BRIEF DESCRIPTION OF THE DRAWINGS

FIG. 1 is a block diagram showing a double-speed field conversion circuit to which a double-speed field frequency system is applied;

FIGS. 2A and 2B show a relationship between each of fields before and after the double-speed conversion and pixel positions;

FIGS. 3A and 3B show a relationship between each field and an image position in case where an image moves in the horizontal direction;

FIGS. 4A and 4B show a relationship between each field and an image position when an image moves in the horizontal direction in case where TV signals are inputted;

FIG. 5 is a block circuit diagram showing an image signal processing apparatus to which the present invention is applied;

FIG. 6 is a block circuit diagram showing an image shifter forming part of the image signal processing apparatus according to the present invention;

FIGS. 7A and 7B show a relationship between each of fields before and after double-speed conversion in a double-speed field conversion circuit and pixel positions;

FIG. 8 shows a relationship between each field and an image position in case where an image moves in the horizontal direction in a telecine-converted image;

FIG. 9 shows a relationship between each field and an image position in case where an image moves in the horizontal direction in an image formed of TV signals;

FIG. 10 is a view for explaining a method of detecting a sequence;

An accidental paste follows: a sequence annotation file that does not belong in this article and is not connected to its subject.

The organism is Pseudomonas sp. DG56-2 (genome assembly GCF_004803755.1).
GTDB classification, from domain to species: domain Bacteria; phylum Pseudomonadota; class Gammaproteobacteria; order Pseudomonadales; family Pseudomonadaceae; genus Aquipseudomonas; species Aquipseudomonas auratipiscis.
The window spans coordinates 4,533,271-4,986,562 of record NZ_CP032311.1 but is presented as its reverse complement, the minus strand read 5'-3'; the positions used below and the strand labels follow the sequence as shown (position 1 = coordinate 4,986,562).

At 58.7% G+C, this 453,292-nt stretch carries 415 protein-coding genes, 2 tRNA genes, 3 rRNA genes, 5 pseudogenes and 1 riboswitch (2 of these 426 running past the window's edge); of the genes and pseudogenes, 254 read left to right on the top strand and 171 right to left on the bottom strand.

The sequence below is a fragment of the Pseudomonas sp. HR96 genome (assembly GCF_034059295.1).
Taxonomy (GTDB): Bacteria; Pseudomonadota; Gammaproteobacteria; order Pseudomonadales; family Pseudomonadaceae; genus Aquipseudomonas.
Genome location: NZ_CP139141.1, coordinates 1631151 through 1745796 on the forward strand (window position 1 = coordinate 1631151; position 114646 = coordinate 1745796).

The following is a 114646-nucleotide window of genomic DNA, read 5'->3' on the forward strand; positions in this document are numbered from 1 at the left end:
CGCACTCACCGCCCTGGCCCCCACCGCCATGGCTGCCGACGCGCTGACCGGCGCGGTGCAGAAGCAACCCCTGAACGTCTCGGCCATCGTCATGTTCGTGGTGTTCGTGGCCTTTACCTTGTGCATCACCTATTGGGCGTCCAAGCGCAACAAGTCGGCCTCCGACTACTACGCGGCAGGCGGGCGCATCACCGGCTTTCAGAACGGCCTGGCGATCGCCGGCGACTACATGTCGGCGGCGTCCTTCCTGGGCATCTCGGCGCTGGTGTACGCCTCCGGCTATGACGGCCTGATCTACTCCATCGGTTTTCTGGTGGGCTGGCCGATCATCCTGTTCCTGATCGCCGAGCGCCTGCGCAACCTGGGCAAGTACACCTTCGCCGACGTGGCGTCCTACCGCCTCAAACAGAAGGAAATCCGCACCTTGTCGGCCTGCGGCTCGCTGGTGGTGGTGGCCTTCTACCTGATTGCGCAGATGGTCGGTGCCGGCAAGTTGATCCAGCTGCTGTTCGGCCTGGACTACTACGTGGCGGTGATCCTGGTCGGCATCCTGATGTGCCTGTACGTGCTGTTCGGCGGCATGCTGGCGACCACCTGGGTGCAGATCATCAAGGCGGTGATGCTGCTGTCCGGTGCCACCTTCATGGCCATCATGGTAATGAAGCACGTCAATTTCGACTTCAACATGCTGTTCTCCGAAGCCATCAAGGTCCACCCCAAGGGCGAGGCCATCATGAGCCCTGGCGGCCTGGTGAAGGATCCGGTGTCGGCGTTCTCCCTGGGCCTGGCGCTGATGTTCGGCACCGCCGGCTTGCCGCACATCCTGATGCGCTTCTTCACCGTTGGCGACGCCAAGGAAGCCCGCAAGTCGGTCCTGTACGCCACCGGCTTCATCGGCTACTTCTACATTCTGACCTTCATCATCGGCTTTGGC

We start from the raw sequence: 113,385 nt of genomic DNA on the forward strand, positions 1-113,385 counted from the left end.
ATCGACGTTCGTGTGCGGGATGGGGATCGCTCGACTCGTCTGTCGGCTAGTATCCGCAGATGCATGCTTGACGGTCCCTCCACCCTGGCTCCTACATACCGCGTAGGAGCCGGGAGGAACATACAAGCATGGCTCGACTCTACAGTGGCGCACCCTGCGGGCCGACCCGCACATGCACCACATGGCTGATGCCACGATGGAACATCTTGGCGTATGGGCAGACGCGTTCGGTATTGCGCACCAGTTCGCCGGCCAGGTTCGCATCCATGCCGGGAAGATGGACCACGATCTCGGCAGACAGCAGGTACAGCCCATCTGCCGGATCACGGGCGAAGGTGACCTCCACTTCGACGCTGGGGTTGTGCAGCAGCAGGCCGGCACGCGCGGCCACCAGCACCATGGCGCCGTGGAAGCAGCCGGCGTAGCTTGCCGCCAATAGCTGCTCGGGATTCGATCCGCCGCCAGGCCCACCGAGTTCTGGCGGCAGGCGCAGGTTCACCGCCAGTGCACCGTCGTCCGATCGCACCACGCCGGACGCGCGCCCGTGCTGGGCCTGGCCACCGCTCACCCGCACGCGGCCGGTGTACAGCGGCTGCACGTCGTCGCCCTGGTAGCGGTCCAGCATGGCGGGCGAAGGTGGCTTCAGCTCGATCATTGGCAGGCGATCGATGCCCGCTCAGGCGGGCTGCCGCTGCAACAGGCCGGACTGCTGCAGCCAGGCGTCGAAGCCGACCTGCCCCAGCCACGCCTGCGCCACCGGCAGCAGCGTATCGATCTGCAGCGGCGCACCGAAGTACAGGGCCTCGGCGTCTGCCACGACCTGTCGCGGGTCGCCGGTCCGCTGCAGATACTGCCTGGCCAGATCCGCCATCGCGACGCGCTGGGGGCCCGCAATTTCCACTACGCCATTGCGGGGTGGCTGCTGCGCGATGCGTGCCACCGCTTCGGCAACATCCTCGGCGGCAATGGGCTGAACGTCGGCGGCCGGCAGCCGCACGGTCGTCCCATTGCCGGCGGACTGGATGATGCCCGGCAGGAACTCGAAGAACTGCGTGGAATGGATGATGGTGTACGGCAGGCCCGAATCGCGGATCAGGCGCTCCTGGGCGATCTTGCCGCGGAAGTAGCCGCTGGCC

FIGS. 11A and 11B depict one-dimensionally an operation process of the image shifter; and

FIGS. 12A to 12C are tables showing a specific operation example of the image shifter with pixel value.

BEST MODE FOR CARRYING OUT THE INVENTION

An image signal processing apparatus and a method thereof to which the present invention is applied will now be described in details with reference to the drawings.

An embodiment of the present invention will now be described in details with reference to the drawings.

The present invention is applied to an image signal processing apparatus built in a television receiver according to PAL (Phase Alternation by Line) system.

An image signal processing apparatus 1 to which the present invention is applied has a structure as shown in FIG. 5.

The image signal processing apparatus 1 has a first image memory 11, a second image memory 12, a sequence detector 13, a motion vector detector 15, and an image shifter 16, as shown in FIG. 5.

The first image memory 11 is sequentially supplied with interlace image signals of, for example, 100 fields/second which are generated by performing double-speed conversion on images subjected to telecine conversion and have a unit-frame formed of 4 fields. The first image memory 11 is sequentially supplied with interlace image signals of, for example, 100 fields/second which are generated by performing double-speed conversion on TV signals and have a unit-frame formed of 2 fields.

The first image memory 11 stores the supplied image signals for every one frame, in units of fields. That is, image data is outputted from the first image memory 11 after one frame after the image signals were supplied to the first image memory 11.